Trainings & Workshops





Handstanding Workshop: Prep and Play

-Strengthen the areas that you need to safely walk up a wall.

-Develop the confidence to kick and jump your way up.

-Turn your kicking and jumping into floating (there’s your core!).

-Play with creative variations while you’re upside down!

Work at one, two, or all of these as you build confidence, strength, and mobility!

In person (limited spaces)

Oct 2, 2021, 1:00pm-2:15pm

Chagrin Yoga, Chagrin Falls, Ohio


Yoga Basics Workshop: Four Sessions for Brand-New Beginners

Are you or someone you know yoga-curious? Now’s your chance. We start from scratch. Breathing, postures, transitions, meditation. Four Saturday sessions prepare you for drop-in classes or home practice!

In person (limited spaces).

Three series for you to choose from (or gift to someone who needs to move and breathe):

Fall Series: Oct 30, Nov 6, Nov 13, Nov 20, 1:00pm-2:15pm

Winter Series: Jan 22, Jan 29, Feb 11, Feb 19, 1:00pm-2:15pm

Spring Series: Apr 2, Apr 9, Apr 23, Apr 30, 1:00pm-2:15pm

Chagrin Yoga, Chagrin Falls, Ohio


Four Strategies for Yoga Teachers and Students Advancing Their Practice: Work Backwards, Work Forwards, Work from the Inside Out, and Work from the Outside In

Register for one or all sessions. Details on Day Yoga website!

Livestream or in person (limited spaces).

October 9-10, 2021

Day Yoga, Dayton, Ohio


Teacher Training for Barre, Pilates, Yoga, and Strength Fusion Classes: Whole Body Core

Two full days of tapping into your potential! Teachers of yoga or any movement discipline are welcome to expand their offerings with targeted moves from Pilates, strength training, ballet, jazz, and modern dance. Learn ways to regress and progress your sequences to reach students at all levels within one class and take them on a full body and mind journey every time they practice with you!

Livestream or in person (limited spaces).

October 23-24, 2021

Day Yoga, Dayton, Ohio



Why Blend the Approaches of Pilates, Strength Training, Dance, and Yoga in "Fusion" Classes (Like Barre, YogaPilates, and Yoga Strength)?


Even at first glance, you’ll notice that each of these approaches bring certain benefits and advantages to the table that the others don’t.


Yoga offers:

  1. static positions (approached with eccentric engagement of specific muscles and held with isometric engagement) to create a feeling of “active stretching” and increase mobility.
  2. slow, dynamic movements initiated by slow, controlled breathing through the nose.
  3. an emphasis on developing balance (standing on one leg, balancing on one side lying down, and other positions), which modern environments neglect.
  4. a focus on becoming more aware of internal states and processes (rather than being goal-centered or performance-centered).

Pilates offers:

  1. dynamic movements with a focus on controlling and isolating specific muscular areas to strengthen them.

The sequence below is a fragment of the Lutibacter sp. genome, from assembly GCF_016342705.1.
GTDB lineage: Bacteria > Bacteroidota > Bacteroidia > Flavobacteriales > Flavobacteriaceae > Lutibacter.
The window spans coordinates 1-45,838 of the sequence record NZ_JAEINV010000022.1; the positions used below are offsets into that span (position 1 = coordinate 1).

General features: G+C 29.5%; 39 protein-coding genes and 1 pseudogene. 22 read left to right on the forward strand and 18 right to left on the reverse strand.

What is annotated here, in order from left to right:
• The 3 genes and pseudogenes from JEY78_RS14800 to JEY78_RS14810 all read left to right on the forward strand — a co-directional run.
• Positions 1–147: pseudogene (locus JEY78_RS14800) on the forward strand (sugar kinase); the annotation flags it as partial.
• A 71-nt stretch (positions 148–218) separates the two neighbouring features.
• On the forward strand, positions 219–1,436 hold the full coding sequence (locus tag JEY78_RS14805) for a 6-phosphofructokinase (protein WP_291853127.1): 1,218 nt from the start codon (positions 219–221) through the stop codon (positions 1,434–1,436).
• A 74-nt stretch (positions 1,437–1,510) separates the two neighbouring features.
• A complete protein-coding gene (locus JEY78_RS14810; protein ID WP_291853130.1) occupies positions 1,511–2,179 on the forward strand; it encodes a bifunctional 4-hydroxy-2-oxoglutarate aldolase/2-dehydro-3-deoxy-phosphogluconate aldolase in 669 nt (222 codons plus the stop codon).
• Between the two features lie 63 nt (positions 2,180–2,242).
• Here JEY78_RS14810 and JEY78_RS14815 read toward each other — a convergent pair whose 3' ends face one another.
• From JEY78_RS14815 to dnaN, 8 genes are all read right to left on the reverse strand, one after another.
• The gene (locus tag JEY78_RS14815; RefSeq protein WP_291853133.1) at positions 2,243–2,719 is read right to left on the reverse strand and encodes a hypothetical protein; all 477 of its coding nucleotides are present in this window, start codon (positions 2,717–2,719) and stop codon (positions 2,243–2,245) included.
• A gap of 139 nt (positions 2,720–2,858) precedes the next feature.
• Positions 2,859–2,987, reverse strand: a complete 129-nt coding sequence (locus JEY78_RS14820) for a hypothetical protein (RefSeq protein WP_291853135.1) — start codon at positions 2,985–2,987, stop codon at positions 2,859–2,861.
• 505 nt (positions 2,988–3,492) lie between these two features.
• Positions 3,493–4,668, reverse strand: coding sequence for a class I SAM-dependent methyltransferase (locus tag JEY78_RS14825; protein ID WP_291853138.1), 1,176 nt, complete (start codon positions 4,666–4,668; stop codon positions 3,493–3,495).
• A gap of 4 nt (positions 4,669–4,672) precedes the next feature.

2. moderately paced movements initiated by empowered (thoracic-diaphragmatic) inhalations through the nose and vigorous and sometimes percussive (assisted by the pelvic floor and deep abdominals) exhalations (through the nose or mouth).
  3. an emphasis on strengthening “core” muscles of the pelvis and trunk, which modern furniture and technologies tend to weaken.

Dance offers:

  1. nonlinear, dynamic movements that provide a sense of freedom and improvisation.
  2. overlap with functional movements, such as getting up and down off the floor, reaching for objects that are high up and diagonal, and turning around, which require moving through several different planes at once.

Strength Training offers:

  1. an established method of using regression principles to make low-impact movements approachable to all students, regardless of level of experience, strength, or mobility.
  2. an established method of using progression principles to increase strength in specific muscle groups in goal-oriented and measurable ways.


How and Why We Do Things Matters


Pilates is famous for the principles outlined by Joseph Pilates in Return to Life through Contrology (1945). He labeled these six principles: centering, concentration, control, precision, breath, and flow. Pilates’ emphasis throughout the book, which continues through much of his teaching lineage to this day, is on the mind controlling the body. His six principles were ways to establish, in his words, “mind control over muscles” (p. 6). Given the field of physiology at the time he was developing his ideas in the early 1900s, it’s remarkable that Pilates emphasized that learning to engage the muscles in specific ways can improve brain function, helping individuals think and feel better in more than just physical ways.


However, Pilates focused on training the muscles through mental concentration and will. In his system, reason and cognitive control should be the drivers of the bodily vehicle. He writes that “IDEALLY, OUR MUSCLES SHOULD OBEY OUR WILL. REASONABLY, OUR WILL SHOULD NOT BE DOMINATED BY THE REFLEX ACTIONS OF OUR MUSCLES” (his all caps, p. 6).